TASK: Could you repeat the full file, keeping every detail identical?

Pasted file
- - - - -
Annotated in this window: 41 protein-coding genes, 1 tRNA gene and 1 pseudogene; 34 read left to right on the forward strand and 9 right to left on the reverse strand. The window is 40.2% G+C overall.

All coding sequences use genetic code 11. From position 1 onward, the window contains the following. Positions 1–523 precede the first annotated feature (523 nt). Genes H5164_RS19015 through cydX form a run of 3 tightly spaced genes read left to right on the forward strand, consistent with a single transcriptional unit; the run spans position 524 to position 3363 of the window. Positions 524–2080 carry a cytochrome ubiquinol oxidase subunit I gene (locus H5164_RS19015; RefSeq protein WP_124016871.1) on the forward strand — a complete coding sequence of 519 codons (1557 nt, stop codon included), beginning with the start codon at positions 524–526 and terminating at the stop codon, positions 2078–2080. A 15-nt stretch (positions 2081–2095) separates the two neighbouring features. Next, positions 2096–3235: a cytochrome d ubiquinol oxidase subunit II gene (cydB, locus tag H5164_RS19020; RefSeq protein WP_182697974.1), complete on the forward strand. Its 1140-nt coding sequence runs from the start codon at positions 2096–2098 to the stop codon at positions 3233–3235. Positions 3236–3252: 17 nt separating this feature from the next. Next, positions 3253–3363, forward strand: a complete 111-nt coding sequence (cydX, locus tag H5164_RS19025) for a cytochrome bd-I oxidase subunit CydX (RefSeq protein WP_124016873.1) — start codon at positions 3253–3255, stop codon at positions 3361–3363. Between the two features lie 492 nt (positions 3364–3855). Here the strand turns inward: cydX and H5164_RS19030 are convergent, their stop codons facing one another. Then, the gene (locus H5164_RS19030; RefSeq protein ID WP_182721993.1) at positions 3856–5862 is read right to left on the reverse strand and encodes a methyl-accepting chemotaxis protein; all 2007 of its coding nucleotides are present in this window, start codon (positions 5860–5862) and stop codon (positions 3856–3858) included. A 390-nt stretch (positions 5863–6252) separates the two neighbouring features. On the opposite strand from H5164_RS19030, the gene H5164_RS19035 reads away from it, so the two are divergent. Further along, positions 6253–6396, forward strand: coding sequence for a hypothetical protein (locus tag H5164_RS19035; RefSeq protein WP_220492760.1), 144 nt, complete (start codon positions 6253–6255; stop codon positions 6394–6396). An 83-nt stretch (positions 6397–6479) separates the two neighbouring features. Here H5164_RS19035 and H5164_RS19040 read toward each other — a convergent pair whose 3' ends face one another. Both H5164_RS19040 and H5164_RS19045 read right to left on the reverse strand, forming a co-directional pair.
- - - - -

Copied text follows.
Annotated in this window: 41 protein-coding genes, 1 tRNA gene and 1 pseudogene; 34 read left to right on the forward strand and 9 right to left on the reverse strand. The window is 40.2% G+C overall.

All coding sequences use genetic code 11. From position 1 onward, the window contains the following. Positions 1–523 precede the first annotated feature (523 nt). Genes H5164_RS19015 through cydX form a run of 3 tightly spaced genes read left to right on the forward strand, consistent with a single transcriptional unit; the run spans position 524 to position 3363 of the window. Positions 524–2080 carry a cytochrome ubiquinol oxidase subunit I gene (locus H5164_RS19015; RefSeq protein WP_124016871.1) on the forward strand — a complete coding sequence of 519 codons (1557 nt, stop codon included), beginning with the start codon at positions 524–526 and terminating at the stop codon, positions 2078–2080. A 15-nt stretch (positions 2081–2095) separates the two neighbouring features. Next, positions 2096–3235: a cytochrome d ubiquinol oxidase subunit II gene (cydB, locus tag H5164_RS19020; RefSeq protein WP_182697974.1), complete on the forward strand. Its 1140-nt coding sequence runs from the start codon at positions 2096–2098 to the stop codon at positions 3233–3235. Positions 3236–3252: 17 nt separating this feature from the next. Next, positions 3253–3363, forward strand: a complete 111-nt coding sequence (cydX, locus tag H5164_RS19025) for a cytochrome bd-I oxidase subunit CydX (RefSeq protein WP_124016873.1) — start codon at positions 3253–3255, stop codon at positions 3361–3363. Between the two features lie 492 nt (positions 3364–3855). Here the strand turns inward: cydX and H5164_RS19030 are convergent, their stop codons facing one another. Then, the gene (locus H5164_RS19030; RefSeq protein ID WP_182721993.1) at positions 3856–5862 is read right to left on the reverse strand and encodes a methyl-accepting chemotaxis protein; all 2007 of its coding nucleotides are present in this window, start codon (positions 5860–5862) and stop codon (positions 3856–3858) included. A 390-nt stretch (positions 5863–6252) separates the two neighbouring features. On the opposite strand from H5164_RS19030, the gene H5164_RS19035 reads away from it, so the two are divergent. Further along, positions 6253–6396, forward strand: coding sequence for a hypothetical protein (locus tag H5164_RS19035; RefSeq protein WP_220492760.1), 144 nt, complete (start codon positions 6253–6255; stop codon positions 6394–6396). An 83-nt stretch (positions 6397–6479) separates the two neighbouring features. Here H5164_RS19035 and H5164_RS19040 read toward each other — a convergent pair whose 3' ends face one another. Both H5164_RS19040 and H5164_RS19045 read right to left on the reverse strand, forming a co-directional pair.